Carbon tax à la française

December 13, 2018 Energy

Pressed by the so-called ‘gilets jaunes’ protest, the French government steps back on its plans to raise the carbon tax on fuel in 2019. The announcement, which comes as the COP24 takes place in Poland, undermines France’s leadership in the international arena on climate after the Paris agreement in 2015. Does this mean the carbon tax is harder to swallow in France than elsewhere?


France’s CSPE tax

It turns out that French tax-payers already pay an energy transition tax: the CSPE (contribution to the public service of electricity) which is clearly marked on their power bill, regardless of the supplier. Around two-thirds of the CSPE finances renewables. That’s not small potatoes: about €5 billion in 2018 - a figure that rises every year.[1] All energy users, rich or poor, subsidise the photovoltaic panels on the roofs of private home owners, on warehouses, and in fields. A study[2] from the US has shown that this taxation is regressive: it is paid by everyone, including the poorest groups, for the benefit of (generally wealthier) owners of such installations. Despite that no one has taken to the streets to denounce the ‘scandalous’ CSPE tax in France since it was created in 2004.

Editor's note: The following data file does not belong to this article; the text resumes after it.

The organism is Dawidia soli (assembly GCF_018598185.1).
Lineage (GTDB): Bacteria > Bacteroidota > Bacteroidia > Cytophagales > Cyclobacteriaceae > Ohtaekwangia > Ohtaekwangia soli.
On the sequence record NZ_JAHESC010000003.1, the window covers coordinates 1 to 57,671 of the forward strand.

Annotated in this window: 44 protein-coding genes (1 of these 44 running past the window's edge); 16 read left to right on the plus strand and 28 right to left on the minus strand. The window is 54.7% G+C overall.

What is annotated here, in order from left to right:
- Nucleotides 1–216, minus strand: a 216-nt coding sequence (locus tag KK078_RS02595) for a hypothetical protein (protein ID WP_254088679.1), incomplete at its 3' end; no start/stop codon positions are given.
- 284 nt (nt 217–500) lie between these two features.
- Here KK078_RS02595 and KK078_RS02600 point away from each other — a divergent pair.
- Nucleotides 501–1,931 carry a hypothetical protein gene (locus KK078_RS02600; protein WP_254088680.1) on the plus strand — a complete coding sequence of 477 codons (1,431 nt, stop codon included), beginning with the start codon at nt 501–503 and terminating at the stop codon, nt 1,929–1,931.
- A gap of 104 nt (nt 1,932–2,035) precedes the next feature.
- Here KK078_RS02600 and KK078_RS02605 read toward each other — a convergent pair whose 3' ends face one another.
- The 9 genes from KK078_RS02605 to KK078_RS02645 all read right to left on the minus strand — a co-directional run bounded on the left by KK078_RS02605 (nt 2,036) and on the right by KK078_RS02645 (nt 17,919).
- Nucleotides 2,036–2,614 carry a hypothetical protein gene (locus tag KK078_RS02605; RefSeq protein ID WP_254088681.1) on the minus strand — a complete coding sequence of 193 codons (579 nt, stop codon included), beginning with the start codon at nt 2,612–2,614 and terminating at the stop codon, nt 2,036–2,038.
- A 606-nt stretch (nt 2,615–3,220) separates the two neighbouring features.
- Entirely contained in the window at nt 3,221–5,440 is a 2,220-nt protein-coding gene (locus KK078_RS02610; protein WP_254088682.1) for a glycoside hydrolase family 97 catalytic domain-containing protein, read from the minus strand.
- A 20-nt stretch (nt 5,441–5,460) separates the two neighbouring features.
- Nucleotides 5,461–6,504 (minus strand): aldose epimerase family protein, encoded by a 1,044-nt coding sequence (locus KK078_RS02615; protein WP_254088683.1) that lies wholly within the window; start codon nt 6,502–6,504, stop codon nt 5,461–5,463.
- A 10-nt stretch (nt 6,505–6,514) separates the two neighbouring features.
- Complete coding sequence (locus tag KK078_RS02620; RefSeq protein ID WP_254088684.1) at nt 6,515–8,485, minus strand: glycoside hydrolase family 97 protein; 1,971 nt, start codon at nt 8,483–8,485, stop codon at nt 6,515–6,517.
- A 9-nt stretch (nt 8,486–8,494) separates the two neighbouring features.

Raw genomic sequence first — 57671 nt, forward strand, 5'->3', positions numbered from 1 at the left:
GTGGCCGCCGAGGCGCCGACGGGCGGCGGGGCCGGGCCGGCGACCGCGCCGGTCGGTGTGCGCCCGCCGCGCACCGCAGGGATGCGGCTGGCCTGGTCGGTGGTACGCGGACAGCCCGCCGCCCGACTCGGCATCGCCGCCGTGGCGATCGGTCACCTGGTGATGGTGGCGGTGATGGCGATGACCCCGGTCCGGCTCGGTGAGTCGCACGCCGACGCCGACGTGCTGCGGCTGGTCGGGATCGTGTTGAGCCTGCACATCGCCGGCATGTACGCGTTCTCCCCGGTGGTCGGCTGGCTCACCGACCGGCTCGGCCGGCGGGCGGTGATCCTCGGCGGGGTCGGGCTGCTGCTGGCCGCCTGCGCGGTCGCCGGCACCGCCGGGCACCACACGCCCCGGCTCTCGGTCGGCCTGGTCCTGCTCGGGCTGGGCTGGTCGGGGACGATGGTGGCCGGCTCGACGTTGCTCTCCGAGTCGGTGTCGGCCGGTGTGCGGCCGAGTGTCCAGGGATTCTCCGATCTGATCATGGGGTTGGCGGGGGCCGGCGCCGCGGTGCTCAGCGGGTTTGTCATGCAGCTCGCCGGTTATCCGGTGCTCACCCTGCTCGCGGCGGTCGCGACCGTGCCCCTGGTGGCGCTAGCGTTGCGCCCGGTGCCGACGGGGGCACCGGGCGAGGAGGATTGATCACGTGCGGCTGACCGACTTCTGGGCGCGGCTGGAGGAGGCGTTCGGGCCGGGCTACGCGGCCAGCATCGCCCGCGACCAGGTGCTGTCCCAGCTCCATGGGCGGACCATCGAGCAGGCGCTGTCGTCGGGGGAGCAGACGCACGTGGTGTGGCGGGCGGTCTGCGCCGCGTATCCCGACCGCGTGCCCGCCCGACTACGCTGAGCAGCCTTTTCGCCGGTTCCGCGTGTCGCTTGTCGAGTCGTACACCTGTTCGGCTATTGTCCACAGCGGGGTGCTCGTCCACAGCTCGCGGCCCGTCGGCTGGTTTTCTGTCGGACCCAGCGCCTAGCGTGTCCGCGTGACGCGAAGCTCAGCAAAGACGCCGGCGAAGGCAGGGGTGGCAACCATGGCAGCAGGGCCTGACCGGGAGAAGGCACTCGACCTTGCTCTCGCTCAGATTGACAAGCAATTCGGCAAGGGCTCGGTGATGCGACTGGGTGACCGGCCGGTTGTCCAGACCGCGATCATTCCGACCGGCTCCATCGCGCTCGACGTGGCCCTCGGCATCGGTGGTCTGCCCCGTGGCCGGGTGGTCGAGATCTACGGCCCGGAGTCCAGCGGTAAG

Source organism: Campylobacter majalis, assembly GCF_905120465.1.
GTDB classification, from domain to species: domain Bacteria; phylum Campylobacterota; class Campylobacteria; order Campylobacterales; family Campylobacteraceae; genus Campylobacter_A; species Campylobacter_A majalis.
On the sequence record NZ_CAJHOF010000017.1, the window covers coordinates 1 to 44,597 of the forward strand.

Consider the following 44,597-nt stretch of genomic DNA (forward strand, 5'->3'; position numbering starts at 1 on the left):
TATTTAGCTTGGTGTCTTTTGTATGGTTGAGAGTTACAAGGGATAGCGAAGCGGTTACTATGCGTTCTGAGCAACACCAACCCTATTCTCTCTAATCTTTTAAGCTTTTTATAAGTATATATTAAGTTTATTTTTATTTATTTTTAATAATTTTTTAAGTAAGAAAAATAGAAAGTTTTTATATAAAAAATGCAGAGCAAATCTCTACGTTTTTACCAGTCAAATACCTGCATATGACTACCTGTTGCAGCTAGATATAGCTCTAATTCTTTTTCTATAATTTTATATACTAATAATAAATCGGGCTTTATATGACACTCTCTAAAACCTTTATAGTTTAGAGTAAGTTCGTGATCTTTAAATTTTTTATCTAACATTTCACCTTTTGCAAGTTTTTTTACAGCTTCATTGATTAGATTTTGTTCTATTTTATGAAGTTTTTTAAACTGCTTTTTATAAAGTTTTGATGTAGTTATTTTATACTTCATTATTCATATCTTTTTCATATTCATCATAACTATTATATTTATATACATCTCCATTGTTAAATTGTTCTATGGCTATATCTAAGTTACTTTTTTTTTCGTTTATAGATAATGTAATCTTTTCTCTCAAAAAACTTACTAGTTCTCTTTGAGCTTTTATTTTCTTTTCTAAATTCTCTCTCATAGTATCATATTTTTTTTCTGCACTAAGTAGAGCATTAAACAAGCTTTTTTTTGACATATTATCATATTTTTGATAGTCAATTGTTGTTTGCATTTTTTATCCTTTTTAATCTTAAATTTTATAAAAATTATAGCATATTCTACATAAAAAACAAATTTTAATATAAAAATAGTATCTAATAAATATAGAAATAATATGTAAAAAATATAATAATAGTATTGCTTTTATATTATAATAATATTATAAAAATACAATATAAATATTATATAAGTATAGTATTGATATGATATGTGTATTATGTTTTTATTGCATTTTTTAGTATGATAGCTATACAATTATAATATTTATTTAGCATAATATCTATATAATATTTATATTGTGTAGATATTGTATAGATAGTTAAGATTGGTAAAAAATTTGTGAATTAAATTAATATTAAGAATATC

Purists will object to the use of the term tax in the previous paragraph. The CSPE, as its name suggests, is a “contribution”.[3] In the French system, this means it is destined to fund a specific service - the production of decarbonised energy - the same way that fees on the water bill are used to fund activities run by the French water agencies.


The large tax pool

Taxes in France cannot be assigned to a specific expense. Instead, tax revenue is pooled together to provide the government with greater spending flexibility. Economists generally agree[4] that the public authorities (which we assume are democratically elected and hence generally aligned with the desires of their electors), are in a better position to identify the best opportunities for spending. It would be inefficient for the government to limit itself to a particular type of expense. Nonetheless, assigning tax revenue in advance does have some advantages, especially in political terms.


For the transition of the electric power mix, the French government decided to invest in wind turbines and solar energy first, before raising money to pay for it. As a consequence, the amount of the CSPE is adjusted to the subsidies to be paid, rather than the other way around. In order to back the integration of renewables, citizens had to agree with the way they are financed. For transport fuel, however, the carbon tax and its future increases were announced before any supportive measures towards decarbonised transport. The subsidies on vehicles (scrapping premium, electric or hybrid vehicle premium) are peanuts compared to the revenue collected from fuel taxes. But there have been no plans to assign these additional resources to tackle fuel poverty or to develop public transport in rural areas, for instance. Eliminate diesel vehicles? Why not? Eliminate them by making diesel unaffordable? Once again, why not? But how do vehicle owners get around when their fuel tank is empty?